• Population: The agency reports the total number of incarcerated individuals/staff within a particular facility. (Note: As with all other metrics, agencies only receive points for including total population on their COVID-19 dashboards, not for reporting population elsewhere on their website.)
  • Vaccinations: The agency reports the number of incarcerated people/staff who have received at least one dose of the vaccine, the number who have completed their vaccination schedule, and/or the number of vaccine doses administered. (Note: While we assigned points for multiple types of vaccination variables, we urge agencies to report the number of people who have received doses, rather than the number of doses administered. Given that vaccines vary in the number of doses required, it is not possible to discern how many people have been vaccinated when agencies only report the number of doses or do not specify the definition of its vaccination variable. Agencies that do not clearly define which vaccine variable they are reporting lost points for the “clearly defined” metric.

Data Quality

The data quality section of the scorecard consists of four metrics related to the manner in which agencies report the ten variables mentioned above. We assessed agencies on whether or not their data are presented in a format that can be easily read by computer software, whether they report data on a regular basis (i.e., at least weekly), whether they clearly define the variables they report, and whether they display any historical data for at least one of these variables. Although machine-readability may only be important to a particular set of data users, it is a critical feature of functional dashboards that enable researchers to collect and compare data efficiently.

Each data quality metric was assessed on a binary metric: 2 points were awarded for ‘Yes’ and 0 points for ‘No’. We awarded 2 points for ‘Yes’ rather than 1 so that the data quality metrics were weighted equally to the data reporting metrics.

Data Quality Metrics

  • Machine readable: Data are presented in API, json, csv, or xml formats. Static images, pdfs, and html formats are not considered machine readable.
  • Regularly updated: Data are updated at least once per week, with a visible timestamp.
  • Clearly defined: Variable definitions are visible on the agency website (e.g., in a data dictionary or table footnotes).
  • Contextualized historically: Historical data for at least one of the key variables are displayed on the agency website.

There are several nuanced issues with data quality that were not captured by the above metrics. For example, we have observed unexplained fluctuations in the total number of COVID-19 tests and deaths reported by the Pennsylvania Department of Corrections. In response to inquiries about the inconsistencies, the agency took its dashboard offline in late January to make adjustments and only recently reinstated it. In the intervening months, the PA DOC lost points for the data it was missing as of the scoring date, but we did not alter grades for changes in reporting.

A different but related issue exists with the data reported by the correctional departments in Florida, Arkansas, and Wyoming. Over the course of the pandemic, the agencies have gradually reduced the granularity of data included on their dashboards, becoming less transparent over time. The DOCs only earn points for the variables they report at the time we assess them, regardless of what they have reported in the past.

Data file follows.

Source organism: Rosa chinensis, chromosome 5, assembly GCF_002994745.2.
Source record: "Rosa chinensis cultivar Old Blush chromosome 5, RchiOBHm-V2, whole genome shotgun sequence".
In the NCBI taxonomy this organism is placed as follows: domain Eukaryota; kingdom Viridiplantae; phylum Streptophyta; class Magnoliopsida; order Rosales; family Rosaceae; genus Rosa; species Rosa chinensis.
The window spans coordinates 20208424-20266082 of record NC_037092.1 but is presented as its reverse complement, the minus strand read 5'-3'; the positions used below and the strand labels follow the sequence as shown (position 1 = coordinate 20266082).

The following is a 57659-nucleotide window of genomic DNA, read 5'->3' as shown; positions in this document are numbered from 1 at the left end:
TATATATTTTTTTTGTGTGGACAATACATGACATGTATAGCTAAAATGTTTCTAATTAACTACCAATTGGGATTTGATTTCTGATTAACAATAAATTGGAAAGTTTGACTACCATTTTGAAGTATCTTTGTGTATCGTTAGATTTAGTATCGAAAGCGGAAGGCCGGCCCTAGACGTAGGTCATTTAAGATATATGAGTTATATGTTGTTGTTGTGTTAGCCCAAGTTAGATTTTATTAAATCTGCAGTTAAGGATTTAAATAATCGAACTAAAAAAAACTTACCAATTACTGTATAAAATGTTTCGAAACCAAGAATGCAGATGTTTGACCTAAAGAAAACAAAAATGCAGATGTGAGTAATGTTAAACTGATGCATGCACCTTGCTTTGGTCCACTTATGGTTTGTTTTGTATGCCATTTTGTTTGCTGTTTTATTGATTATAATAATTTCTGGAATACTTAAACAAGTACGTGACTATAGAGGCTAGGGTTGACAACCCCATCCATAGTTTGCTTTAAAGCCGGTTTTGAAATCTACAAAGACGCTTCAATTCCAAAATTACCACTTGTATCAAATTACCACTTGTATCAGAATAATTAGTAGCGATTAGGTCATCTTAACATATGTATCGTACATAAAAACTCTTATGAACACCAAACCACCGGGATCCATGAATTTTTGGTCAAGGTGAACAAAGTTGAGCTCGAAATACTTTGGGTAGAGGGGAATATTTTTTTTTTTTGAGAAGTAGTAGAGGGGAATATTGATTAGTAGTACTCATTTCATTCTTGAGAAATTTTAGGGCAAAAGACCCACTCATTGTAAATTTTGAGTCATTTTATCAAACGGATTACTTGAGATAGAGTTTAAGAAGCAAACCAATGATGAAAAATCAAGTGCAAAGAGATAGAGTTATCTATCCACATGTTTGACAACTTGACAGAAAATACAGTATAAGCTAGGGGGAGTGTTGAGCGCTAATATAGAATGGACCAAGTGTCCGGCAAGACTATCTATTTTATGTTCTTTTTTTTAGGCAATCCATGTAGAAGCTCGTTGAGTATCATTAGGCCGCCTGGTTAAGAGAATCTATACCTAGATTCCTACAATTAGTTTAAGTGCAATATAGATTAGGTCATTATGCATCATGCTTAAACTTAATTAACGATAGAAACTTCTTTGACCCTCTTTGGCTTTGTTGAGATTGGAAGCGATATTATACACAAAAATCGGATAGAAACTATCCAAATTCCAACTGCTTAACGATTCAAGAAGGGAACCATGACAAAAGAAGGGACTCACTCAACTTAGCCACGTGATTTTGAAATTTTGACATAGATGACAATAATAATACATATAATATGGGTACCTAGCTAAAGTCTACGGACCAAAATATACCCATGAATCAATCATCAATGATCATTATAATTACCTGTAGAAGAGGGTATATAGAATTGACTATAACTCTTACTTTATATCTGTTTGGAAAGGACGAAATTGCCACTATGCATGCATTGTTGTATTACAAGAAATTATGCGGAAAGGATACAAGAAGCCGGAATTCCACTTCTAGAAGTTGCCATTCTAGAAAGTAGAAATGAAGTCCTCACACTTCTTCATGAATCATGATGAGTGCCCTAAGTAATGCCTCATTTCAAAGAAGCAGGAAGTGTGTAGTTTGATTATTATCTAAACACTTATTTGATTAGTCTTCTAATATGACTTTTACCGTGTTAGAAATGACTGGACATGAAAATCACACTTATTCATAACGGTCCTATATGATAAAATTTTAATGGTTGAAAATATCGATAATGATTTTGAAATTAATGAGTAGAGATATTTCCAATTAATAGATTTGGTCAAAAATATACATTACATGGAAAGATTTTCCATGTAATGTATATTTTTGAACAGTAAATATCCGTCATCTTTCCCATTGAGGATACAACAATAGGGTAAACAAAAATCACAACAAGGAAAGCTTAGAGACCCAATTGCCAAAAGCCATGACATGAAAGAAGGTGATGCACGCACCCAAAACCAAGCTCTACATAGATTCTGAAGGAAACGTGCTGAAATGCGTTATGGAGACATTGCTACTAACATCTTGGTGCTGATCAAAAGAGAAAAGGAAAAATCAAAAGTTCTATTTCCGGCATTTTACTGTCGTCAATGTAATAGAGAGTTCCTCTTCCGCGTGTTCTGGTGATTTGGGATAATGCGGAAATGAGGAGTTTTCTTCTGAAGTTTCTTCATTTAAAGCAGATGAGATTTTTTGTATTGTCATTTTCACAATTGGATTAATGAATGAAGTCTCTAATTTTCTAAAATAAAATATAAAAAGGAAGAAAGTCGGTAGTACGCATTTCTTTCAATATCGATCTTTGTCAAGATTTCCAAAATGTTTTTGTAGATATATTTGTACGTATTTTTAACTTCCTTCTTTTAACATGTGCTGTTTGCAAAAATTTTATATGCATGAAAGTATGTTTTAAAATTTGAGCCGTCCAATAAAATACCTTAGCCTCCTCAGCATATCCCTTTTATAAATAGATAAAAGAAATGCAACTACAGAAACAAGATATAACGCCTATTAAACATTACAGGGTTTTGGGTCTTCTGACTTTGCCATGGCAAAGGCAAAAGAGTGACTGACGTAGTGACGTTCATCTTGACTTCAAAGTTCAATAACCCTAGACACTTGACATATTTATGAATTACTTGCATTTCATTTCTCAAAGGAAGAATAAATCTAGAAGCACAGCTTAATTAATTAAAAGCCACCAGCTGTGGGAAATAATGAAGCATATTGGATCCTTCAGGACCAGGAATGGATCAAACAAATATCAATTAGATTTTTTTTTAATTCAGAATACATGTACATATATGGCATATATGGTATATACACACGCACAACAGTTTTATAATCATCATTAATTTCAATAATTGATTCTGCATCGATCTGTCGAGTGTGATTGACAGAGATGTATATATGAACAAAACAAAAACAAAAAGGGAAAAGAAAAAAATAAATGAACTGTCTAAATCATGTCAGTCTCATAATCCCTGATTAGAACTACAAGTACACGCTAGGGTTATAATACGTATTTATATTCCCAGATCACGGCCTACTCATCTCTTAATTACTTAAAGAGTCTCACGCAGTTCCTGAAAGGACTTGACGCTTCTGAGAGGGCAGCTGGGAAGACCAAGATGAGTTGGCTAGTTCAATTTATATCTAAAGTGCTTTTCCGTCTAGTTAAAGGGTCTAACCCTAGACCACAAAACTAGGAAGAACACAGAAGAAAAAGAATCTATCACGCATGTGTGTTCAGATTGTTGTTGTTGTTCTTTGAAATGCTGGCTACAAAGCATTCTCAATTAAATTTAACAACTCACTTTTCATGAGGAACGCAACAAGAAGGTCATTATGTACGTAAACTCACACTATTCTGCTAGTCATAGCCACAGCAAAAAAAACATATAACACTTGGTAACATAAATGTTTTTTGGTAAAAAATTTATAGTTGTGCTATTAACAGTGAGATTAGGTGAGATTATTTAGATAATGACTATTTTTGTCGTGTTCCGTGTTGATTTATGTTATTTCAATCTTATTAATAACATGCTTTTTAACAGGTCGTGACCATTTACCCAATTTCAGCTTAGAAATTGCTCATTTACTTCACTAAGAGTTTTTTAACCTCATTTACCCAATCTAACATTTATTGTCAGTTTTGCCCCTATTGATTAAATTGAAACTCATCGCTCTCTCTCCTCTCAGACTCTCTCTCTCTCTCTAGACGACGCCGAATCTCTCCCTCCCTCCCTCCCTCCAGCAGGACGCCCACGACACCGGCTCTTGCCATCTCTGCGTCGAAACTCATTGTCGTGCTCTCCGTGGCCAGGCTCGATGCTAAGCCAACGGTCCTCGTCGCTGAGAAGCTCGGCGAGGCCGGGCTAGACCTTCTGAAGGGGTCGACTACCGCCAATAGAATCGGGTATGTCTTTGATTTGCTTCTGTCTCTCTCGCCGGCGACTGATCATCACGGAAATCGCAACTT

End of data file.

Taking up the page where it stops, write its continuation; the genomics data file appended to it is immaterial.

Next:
Where such issues exist, raising specific concerns about data transparency, we have noted and briefly explained each issue that we have observed on each state’s page. While not comprehensive, these notes provide important context about agencies’ reporting practices.

Assigning Letter Grades

We assigned standard letter grades to each agency based on the percentage of points earned out of a maximum total of 32. The letter grades are associated with score ranges as follows:

A: 29-32

B: 26-28

C: 23-25

D: 20-22

F: <19

Please let us know if you use this scorecard as a tool to advocate for better data transparency and quality in your state.

Carceral Agency Scores

Carceral AgencyOverallData QualityReporting for
Incarcerated People
for Staff
BOPF(19 / 32)4 / 87 / 128 / 12
ICEF(10 / 32)2 / 88 / 120 / 12
AlabamaD(20 / 32)4 / 88 / 128 / 12
AlaskaF(9 / 32)4 / 85 / 120 / 12
ArizonaF(10 / 32)2 / 87 / 121 / 12
ArkansasF(7 / 32)4 / 82 / 121 / 12
CaliforniaD(20 / 32)6 / 810 / 124 / 12
ColoradoF(16 / 32)4 / 89 / 123 / 12
ConnecticutF(9 / 32)2 / 85 / 122 / 12
DelawareF(13 / 32)2 / 87 / 124 / 12
District of ColumbiaF(10 / 32)6 / 82 / 122 / 12
FloridaF(6 / 32)2 / 83 / 121 / 12
GeorgiaF(15 / 32)2 / 87 / 126 / 12
HawaiiF(12 / 32)2 / 88 / 122 / 12
IdahoF(14 / 32)4 / 86 / 124 / 12
IllinoisF(12 / 32)0 / 86 / 126 / 12
IndianaD(20 / 32)4 / 88 / 128 / 12
IowaF(18 / 32)4 / 88 / 126 / 12
KansasF(18 / 32)2 / 88 / 128 / 12
KentuckyF(14 / 32)2 / 86 / 126 / 12
LouisianaF(16 / 32)2 / 88 / 126 / 12
MaineF(8 / 32)2 / 86 / 120 / 12
MarylandD(21 / 32)4 / 89 / 128 / 12
MassachusettsF(0 / 32)0 / 80 / 120 / 12
MichiganF(16 / 32)4 / 87 / 125 / 12
MinnesotaD(21 / 32)6 / 811 / 124/ 12
MississippiF(4 / 32)0 / 84 / 120 / 12
MissouriF(10 / 32)0 / 86 / 124 / 12
MontanaF(8 / 32)2 / 83 / 123 / 12
NebraskaF(7 / 32)2 / 85 / 120 / 12
NevadaF(10 / 32)2 / 84 / 124 / 12
New HampshireF(18 / 32)2 / 811 / 125/ 12
New JerseyF(8 / 32)0 / 85 / 123 / 12
New MexicoF(9 / 32)2 / 87 / 120 / 12
New YorkF(10 / 32)2 / 86 / 122 / 12
North CarolinaF(19 / 32)8 / 810 / 121/ 12
North DakotaD(22 / 32)4 / 810 / 128/ 12
OhioF(14 / 32)4 / 84 / 126 / 12
OklahomaF(8 / 32)2 / 85 / 121 / 12
OregonF(17 / 32)8 / 87 / 122 / 12
PennsylvaniaC(24 / 32)6 / 812 / 126/ 12
Rhode IslandF(10 / 32)2 / 84 / 124 / 12
South CarolinaF(16 / 32)2 / 88 / 126 / 12
South DakotaF(14 / 32)2 / 86 / 126 / 12
TennesseeF(16 / 32)2 / 89 / 125 / 12
TexasF(14 / 32)6 / 85 / 123 / 12
UtahF(9 / 32)2 / 86 / 121 / 12
VermontF(13 / 32)4 / 85 / 124 / 12
VirginiaF(13 / 32)2 / 87 / 124 / 12
WashingtonF(13 / 32)2 / 86 / 125 / 12
West VirginiaB(26 / 32)8 / 812 / 126/ 12
WisconsinD(21 / 32)8 / 810 / 123/ 12
WyomingF(7 / 32)2 / 83 / 122 / 12

next post

June 23rd, 2021Erika Tyagi and Liz DeWolf

The challenges of interpreting vaccination data reported by carceral agencies

Through our Data Reporting & Quality Scorecards, we’ve noted the chronic lack of transparency and generally poor data reporting from carceral agencies. This problem has only been exacerbated as agencies have refused to report the nuances of vaccine administration.